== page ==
AARP lobbies against Medicare changes that could hurt its bottom line
As Washington debates whether to cut federal retirement programs as part of a deal to tackle the nation’s debt, one of the most powerful advocates for preserving them could have millions of dollars riding on the outcome.
AARP, the highly influential lobby for older Americans, is fiercely opposing any Medicare or Social Security cuts and emphasizes that it is fighting for the good of its members. But the proposals for changing Medicare also could affect AARP’s bottom line.
AARP has long played a dual role. It advocates for the interests of seniors, and it makes money allowing its name to be used in selling them private insurance, including coverage known as Medigap, which supplements government-provided Medicare. The group gets a 4.95 percent royalty each time someone buys Medigap insurance with the AARP brand. The Medigap insurance policies bring in hundreds of millions of dollars a year and are among an array of AARP-endorsed products that generate slightly more than half of the group’s $1.4 billion in revenue, according to tax records and people familiar with the group’s operations.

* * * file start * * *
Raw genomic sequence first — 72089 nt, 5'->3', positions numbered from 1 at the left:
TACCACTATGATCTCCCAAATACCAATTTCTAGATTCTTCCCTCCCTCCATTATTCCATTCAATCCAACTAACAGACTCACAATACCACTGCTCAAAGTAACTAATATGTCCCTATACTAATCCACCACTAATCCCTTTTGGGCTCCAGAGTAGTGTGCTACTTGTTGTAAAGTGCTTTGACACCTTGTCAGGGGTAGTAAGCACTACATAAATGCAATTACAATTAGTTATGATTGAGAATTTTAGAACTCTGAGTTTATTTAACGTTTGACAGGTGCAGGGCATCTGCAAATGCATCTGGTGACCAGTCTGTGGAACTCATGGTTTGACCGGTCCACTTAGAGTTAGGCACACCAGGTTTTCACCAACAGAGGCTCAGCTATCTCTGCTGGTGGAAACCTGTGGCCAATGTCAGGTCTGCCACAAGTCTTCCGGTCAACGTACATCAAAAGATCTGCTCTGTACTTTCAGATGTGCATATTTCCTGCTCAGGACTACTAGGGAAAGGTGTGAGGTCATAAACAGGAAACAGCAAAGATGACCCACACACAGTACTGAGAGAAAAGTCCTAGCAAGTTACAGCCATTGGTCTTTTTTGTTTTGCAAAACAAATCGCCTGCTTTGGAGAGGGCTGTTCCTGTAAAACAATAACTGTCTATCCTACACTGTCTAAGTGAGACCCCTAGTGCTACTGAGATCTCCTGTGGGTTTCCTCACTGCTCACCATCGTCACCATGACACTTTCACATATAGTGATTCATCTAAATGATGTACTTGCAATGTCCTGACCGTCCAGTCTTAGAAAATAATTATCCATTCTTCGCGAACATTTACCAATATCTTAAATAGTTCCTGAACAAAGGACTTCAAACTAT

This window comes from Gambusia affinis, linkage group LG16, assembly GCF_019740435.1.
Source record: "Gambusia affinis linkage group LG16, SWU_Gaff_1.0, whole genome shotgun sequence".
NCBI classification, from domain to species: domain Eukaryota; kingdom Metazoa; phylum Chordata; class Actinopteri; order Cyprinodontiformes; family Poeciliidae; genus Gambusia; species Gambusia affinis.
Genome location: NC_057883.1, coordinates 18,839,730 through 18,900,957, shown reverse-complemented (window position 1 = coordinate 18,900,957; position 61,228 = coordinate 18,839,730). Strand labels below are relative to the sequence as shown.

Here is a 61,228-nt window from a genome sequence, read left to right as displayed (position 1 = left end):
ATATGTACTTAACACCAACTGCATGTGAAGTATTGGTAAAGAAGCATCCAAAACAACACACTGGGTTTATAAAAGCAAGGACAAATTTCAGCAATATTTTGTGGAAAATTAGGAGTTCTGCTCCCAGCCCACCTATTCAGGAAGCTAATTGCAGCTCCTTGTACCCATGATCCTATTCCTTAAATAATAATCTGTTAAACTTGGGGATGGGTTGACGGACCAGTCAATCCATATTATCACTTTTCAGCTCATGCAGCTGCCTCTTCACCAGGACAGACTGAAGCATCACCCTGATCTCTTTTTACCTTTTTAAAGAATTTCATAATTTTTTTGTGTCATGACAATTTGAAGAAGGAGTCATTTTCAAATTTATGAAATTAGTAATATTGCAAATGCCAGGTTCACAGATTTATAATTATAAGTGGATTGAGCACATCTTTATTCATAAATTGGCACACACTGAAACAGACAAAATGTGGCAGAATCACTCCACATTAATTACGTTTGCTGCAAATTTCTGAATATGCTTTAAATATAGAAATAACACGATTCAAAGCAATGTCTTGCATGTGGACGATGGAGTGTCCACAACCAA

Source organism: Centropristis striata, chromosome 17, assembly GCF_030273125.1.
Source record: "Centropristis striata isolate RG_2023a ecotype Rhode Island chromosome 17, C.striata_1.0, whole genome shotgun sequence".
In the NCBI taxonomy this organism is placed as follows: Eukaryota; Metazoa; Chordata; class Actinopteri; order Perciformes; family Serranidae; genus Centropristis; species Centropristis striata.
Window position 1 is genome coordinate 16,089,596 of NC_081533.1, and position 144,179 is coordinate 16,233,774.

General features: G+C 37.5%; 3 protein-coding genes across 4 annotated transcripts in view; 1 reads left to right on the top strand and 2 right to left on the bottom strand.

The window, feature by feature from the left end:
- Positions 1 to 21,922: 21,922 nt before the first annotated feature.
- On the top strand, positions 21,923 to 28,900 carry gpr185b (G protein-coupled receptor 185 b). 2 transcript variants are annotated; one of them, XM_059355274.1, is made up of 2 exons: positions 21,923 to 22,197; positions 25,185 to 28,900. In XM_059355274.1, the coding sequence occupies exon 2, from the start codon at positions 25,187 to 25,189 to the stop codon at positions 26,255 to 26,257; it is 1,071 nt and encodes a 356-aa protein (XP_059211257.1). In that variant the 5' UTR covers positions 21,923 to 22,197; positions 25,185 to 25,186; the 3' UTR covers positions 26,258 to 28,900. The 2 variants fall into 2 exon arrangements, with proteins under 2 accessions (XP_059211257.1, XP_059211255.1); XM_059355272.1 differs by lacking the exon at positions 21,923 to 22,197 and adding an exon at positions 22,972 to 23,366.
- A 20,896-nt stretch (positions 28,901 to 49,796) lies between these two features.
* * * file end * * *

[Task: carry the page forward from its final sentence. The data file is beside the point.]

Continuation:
But in last year’s negotiations over the federal debt ceiling, President Obama and top Republicans discussed proposals to change Medicare that could have reduced AARP’s revenue from Medigap. At the time, AARP lobbied against the proposals, congressional aides say. Now, political observers predict that those measures will be back on the table in the coming weeks as Democrats and Republicans wrangle over a deal aimed at avoiding the “fiscal cliff” of dramatic tax increases and spending cuts set to kick in at the end of the year.
“There is a potential conflict of interest,” said Marilyn Moon, a former senior AARP official who runs the health-care program at the nonprofit American Institutes for Research. “Any way you look at changes in Medigap that people are talking about, I think it’s good for beneficiaries, and anybody who is opposing that who claims they are looking out for beneficiaries, you have to wonder why.”
AARP executives dispute any financial motive, saying the group’s all-volunteer board considers only what is best for its membership.